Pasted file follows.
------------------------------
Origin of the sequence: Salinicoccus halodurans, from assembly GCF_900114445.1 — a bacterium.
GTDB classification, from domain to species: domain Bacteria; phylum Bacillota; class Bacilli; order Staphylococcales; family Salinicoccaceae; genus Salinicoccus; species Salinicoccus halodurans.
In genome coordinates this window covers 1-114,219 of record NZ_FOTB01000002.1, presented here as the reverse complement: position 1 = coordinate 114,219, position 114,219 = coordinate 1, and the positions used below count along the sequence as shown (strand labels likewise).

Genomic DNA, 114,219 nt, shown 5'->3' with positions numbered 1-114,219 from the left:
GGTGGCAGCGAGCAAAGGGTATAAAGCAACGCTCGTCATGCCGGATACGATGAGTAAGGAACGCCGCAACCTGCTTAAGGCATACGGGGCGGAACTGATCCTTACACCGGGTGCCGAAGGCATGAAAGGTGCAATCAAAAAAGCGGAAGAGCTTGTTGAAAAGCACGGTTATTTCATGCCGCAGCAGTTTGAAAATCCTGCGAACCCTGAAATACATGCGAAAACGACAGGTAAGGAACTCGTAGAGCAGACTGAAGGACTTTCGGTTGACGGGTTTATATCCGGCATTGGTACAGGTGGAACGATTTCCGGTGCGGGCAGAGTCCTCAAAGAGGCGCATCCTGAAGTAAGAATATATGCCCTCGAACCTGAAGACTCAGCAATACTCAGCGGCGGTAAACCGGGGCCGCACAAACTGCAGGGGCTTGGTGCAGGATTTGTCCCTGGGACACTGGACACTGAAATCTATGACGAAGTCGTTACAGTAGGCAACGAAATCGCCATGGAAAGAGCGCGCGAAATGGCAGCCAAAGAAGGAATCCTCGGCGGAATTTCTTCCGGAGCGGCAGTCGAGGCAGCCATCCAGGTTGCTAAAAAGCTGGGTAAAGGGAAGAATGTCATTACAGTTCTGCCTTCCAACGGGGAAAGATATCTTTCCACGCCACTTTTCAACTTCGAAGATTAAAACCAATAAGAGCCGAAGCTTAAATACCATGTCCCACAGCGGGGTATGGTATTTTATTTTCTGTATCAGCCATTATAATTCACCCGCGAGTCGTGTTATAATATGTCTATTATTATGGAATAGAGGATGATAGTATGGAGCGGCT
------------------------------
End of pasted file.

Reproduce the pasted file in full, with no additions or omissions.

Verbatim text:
Origin of the sequence: Salinicoccus halodurans, from assembly GCF_900114445.1 — a bacterium.
GTDB classification, from domain to species: domain Bacteria; phylum Bacillota; class Bacilli; order Staphylococcales; family Salinicoccaceae; genus Salinicoccus; species Salinicoccus halodurans.
In genome coordinates this window covers 1-114,219 of record NZ_FOTB01000002.1, presented here as the reverse complement: position 1 = coordinate 114,219, position 114,219 = coordinate 1, and the positions used below count along the sequence as shown (strand labels likewise).

Genomic DNA, 114,219 nt, shown 5'->3' with positions numbered 1-114,219 from the left:
GGTGGCAGCGAGCAAAGGGTATAAAGCAACGCTCGTCATGCCGGATACGATGAGTAAGGAACGCCGCAACCTGCTTAAGGCATACGGGGCGGAACTGATCCTTACACCGGGTGCCGAAGGCATGAAAGGTGCAATCAAAAAAGCGGAAGAGCTTGTTGAAAAGCACGGTTATTTCATGCCGCAGCAGTTTGAAAATCCTGCGAACCCTGAAATACATGCGAAAACGACAGGTAAGGAACTCGTAGAGCAGACTGAAGGACTTTCGGTTGACGGGTTTATATCCGGCATTGGTACAGGTGGAACGATTTCCGGTGCGGGCAGAGTCCTCAAAGAGGCGCATCCTGAAGTAAGAATATATGCCCTCGAACCTGAAGACTCAGCAATACTCAGCGGCGGTAAACCGGGGCCGCACAAACTGCAGGGGCTTGGTGCAGGATTTGTCCCTGGGACACTGGACACTGAAATCTATGACGAAGTCGTTACAGTAGGCAACGAAATCGCCATGGAAAGAGCGCGCGAAATGGCAGCCAAAGAAGGAATCCTCGGCGGAATTTCTTCCGGAGCGGCAGTCGAGGCAGCCATCCAGGTTGCTAAAAAGCTGGGTAAAGGGAAGAATGTCATTACAGTTCTGCCTTCCAACGGGGAAAGATATCTTTCCACGCCACTTTTCAACTTCGAAGATTAAAACCAATAAGAGCCGAAGCTTAAATACCATGTCCCACAGCGGGGTATGGTATTTTATTTTCTGTATCAGCCATTATAATTCACCCGCGAGTCGTGTTATAATATGTCTATTATTATGGAATAGAGGATGATAGTATGGAGCGGCT